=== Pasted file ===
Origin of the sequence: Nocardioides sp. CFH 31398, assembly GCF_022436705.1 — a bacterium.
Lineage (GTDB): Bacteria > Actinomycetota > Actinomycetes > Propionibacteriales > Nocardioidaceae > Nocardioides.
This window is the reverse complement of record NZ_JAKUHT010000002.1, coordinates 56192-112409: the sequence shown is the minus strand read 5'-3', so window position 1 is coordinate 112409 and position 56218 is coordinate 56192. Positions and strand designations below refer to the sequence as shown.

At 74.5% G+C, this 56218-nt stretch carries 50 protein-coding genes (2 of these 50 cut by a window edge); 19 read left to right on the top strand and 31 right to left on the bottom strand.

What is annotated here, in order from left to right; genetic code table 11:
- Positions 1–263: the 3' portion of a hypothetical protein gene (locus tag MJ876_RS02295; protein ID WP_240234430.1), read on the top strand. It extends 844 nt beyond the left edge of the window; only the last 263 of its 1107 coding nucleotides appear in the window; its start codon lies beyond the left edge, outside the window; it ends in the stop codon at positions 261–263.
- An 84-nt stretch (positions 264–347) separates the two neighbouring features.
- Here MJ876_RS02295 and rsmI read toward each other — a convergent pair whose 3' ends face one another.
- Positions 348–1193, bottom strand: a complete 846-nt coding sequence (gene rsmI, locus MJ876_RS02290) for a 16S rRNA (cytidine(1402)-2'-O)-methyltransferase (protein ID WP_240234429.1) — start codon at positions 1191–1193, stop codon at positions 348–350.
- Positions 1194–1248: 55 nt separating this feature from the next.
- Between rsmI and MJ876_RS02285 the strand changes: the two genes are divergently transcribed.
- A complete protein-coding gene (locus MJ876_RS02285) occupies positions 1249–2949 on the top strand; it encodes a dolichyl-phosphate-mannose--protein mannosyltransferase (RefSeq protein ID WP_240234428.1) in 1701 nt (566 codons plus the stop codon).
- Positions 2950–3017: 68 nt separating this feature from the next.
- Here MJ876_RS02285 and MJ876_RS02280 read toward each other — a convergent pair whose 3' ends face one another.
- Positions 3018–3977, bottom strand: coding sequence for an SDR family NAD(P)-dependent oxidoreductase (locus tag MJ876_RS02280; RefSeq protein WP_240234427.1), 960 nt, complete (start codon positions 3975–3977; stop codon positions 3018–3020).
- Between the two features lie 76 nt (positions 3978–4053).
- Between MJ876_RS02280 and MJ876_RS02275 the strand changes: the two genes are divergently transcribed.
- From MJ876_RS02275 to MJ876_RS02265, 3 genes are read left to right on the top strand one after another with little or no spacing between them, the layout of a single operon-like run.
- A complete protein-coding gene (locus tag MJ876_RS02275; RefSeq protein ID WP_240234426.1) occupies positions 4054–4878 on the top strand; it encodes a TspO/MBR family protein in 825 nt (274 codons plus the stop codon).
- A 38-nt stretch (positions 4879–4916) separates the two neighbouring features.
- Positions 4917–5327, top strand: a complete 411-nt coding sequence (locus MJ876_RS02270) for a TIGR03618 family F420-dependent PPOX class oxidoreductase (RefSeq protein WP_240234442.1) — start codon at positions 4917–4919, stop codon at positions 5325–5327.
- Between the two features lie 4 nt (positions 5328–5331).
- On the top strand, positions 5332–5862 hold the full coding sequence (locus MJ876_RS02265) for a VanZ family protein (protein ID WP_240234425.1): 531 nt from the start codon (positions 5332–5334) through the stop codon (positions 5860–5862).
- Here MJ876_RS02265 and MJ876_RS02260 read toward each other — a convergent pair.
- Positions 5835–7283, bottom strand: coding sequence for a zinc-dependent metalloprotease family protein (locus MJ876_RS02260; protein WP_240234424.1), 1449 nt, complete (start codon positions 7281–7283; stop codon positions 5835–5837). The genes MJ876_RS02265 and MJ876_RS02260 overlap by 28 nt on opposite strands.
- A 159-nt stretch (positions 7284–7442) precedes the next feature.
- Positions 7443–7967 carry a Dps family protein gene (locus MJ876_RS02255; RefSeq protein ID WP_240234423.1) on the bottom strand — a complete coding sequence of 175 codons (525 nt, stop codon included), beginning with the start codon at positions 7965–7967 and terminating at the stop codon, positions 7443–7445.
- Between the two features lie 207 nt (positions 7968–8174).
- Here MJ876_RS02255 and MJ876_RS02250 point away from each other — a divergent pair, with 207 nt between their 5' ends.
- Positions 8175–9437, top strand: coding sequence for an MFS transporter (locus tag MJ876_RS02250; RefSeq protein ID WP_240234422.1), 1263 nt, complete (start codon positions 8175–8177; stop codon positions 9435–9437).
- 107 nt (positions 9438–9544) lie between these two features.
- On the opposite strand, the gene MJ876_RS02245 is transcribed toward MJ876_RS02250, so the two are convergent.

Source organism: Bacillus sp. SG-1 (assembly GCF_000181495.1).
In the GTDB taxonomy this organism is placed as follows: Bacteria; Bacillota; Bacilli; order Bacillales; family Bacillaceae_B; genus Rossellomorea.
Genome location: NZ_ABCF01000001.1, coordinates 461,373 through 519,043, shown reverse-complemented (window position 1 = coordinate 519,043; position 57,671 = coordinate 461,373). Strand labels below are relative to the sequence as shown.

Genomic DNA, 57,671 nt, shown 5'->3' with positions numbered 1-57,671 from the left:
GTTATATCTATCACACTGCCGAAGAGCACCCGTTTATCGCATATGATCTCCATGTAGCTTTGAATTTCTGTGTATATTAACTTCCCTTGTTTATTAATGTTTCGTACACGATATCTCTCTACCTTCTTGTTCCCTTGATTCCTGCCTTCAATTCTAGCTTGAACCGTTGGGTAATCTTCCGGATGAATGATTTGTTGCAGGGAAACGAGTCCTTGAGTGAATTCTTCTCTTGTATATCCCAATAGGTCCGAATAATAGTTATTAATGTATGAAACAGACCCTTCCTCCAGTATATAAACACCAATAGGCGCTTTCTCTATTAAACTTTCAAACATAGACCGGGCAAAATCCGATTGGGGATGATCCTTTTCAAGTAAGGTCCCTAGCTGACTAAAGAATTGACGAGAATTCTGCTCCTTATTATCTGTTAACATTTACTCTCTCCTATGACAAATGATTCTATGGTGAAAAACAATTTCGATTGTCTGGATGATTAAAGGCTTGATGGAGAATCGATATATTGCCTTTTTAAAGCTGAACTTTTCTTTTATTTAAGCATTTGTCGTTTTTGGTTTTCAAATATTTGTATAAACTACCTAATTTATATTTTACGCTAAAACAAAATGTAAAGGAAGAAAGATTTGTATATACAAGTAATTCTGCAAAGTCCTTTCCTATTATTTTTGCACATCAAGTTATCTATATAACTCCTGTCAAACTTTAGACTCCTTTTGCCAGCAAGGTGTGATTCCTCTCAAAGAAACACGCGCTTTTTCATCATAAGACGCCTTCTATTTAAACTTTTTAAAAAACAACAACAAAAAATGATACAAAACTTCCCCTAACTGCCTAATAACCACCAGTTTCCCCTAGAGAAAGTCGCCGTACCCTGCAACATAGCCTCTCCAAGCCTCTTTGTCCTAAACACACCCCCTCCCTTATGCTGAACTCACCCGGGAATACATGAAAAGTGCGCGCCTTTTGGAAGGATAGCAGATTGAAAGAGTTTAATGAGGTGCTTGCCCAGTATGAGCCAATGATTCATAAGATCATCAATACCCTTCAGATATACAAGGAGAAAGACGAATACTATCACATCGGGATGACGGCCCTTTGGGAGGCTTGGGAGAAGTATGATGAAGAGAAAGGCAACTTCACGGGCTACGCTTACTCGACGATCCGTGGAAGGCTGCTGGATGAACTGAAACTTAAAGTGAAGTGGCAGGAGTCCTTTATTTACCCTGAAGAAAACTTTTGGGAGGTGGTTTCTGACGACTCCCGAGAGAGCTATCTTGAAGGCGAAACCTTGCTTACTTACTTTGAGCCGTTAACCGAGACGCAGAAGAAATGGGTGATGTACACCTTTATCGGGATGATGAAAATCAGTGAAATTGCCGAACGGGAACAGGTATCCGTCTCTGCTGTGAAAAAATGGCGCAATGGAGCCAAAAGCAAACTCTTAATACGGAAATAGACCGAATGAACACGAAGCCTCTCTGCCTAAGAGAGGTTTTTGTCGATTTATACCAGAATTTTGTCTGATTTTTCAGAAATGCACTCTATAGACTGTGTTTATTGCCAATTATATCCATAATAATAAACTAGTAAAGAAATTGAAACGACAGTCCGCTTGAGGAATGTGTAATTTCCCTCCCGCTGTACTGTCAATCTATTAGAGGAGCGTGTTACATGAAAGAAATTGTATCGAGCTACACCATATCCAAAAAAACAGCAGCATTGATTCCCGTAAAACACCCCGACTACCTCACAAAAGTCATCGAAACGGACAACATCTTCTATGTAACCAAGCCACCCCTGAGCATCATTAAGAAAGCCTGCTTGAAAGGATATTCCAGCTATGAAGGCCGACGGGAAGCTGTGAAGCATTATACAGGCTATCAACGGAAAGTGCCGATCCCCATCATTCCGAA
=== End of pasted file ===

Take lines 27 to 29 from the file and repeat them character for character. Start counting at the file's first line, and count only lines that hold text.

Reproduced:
- Positions 7443–7967 carry a Dps family protein gene (locus MJ876_RS02255; RefSeq protein ID WP_240234423.1) on the bottom strand — a complete coding sequence of 175 codons (525 nt, stop codon included), beginning with the start codon at positions 7965–7967 and terminating at the stop codon, positions 7443–7445.
- Between the two features lie 207 nt (positions 7968–8174).
- Here MJ876_RS02255 and MJ876_RS02250 point away from each other — a divergent pair, with 207 nt between their 5' ends.